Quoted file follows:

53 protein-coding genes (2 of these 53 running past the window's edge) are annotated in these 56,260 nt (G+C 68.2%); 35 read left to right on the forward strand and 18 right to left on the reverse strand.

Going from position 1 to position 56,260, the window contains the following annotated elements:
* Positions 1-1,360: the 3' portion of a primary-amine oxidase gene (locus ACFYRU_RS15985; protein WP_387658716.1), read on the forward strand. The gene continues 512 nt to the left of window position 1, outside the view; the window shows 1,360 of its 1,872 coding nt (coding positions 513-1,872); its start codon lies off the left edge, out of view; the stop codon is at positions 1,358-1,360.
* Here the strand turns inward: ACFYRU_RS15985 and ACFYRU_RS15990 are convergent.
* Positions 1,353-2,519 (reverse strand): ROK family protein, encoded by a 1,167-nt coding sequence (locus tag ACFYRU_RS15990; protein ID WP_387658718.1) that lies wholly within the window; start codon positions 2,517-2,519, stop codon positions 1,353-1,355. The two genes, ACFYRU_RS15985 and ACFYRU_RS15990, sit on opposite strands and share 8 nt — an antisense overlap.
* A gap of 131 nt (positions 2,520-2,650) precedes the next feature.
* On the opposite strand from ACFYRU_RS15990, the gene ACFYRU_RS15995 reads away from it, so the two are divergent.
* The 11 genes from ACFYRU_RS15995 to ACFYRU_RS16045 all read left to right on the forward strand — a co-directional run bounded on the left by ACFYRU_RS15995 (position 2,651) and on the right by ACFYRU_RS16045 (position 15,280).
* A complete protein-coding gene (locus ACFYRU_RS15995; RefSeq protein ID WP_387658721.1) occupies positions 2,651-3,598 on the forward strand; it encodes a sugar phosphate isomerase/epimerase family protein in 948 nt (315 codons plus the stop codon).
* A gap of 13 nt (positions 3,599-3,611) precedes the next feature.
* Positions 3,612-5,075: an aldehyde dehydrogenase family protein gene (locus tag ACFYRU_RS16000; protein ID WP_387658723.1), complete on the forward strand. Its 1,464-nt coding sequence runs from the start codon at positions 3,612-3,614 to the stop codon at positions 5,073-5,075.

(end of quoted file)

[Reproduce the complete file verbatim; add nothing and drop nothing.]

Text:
53 protein-coding genes (2 of these 53 running past the window's edge) are annotated in these 56,260 nt (G+C 68.2%); 35 read left to right on the forward strand and 18 right to left on the reverse strand.

Going from position 1 to position 56,260, the window contains the following annotated elements:
* Positions 1-1,360: the 3' portion of a primary-amine oxidase gene (locus ACFYRU_RS15985; protein WP_387658716.1), read on the forward strand. The gene continues 512 nt to the left of window position 1, outside the view; the window shows 1,360 of its 1,872 coding nt (coding positions 513-1,872); its start codon lies off the left edge, out of view; the stop codon is at positions 1,358-1,360.
* Here the strand turns inward: ACFYRU_RS15985 and ACFYRU_RS15990 are convergent.
* Positions 1,353-2,519 (reverse strand): ROK family protein, encoded by a 1,167-nt coding sequence (locus tag ACFYRU_RS15990; protein ID WP_387658718.1) that lies wholly within the window; start codon positions 2,517-2,519, stop codon positions 1,353-1,355. The two genes, ACFYRU_RS15985 and ACFYRU_RS15990, sit on opposite strands and share 8 nt — an antisense overlap.
* A gap of 131 nt (positions 2,520-2,650) precedes the next feature.
* On the opposite strand from ACFYRU_RS15990, the gene ACFYRU_RS15995 reads away from it, so the two are divergent.
* The 11 genes from ACFYRU_RS15995 to ACFYRU_RS16045 all read left to right on the forward strand — a co-directional run bounded on the left by ACFYRU_RS15995 (position 2,651) and on the right by ACFYRU_RS16045 (position 15,280).
* A complete protein-coding gene (locus ACFYRU_RS15995; RefSeq protein ID WP_387658721.1) occupies positions 2,651-3,598 on the forward strand; it encodes a sugar phosphate isomerase/epimerase family protein in 948 nt (315 codons plus the stop codon).
* A gap of 13 nt (positions 3,599-3,611) precedes the next feature.
* Positions 3,612-5,075: an aldehyde dehydrogenase family protein gene (locus tag ACFYRU_RS16000; protein ID WP_387658723.1), complete on the forward strand. Its 1,464-nt coding sequence runs from the start codon at positions 3,612-3,614 to the stop codon at positions 5,073-5,075.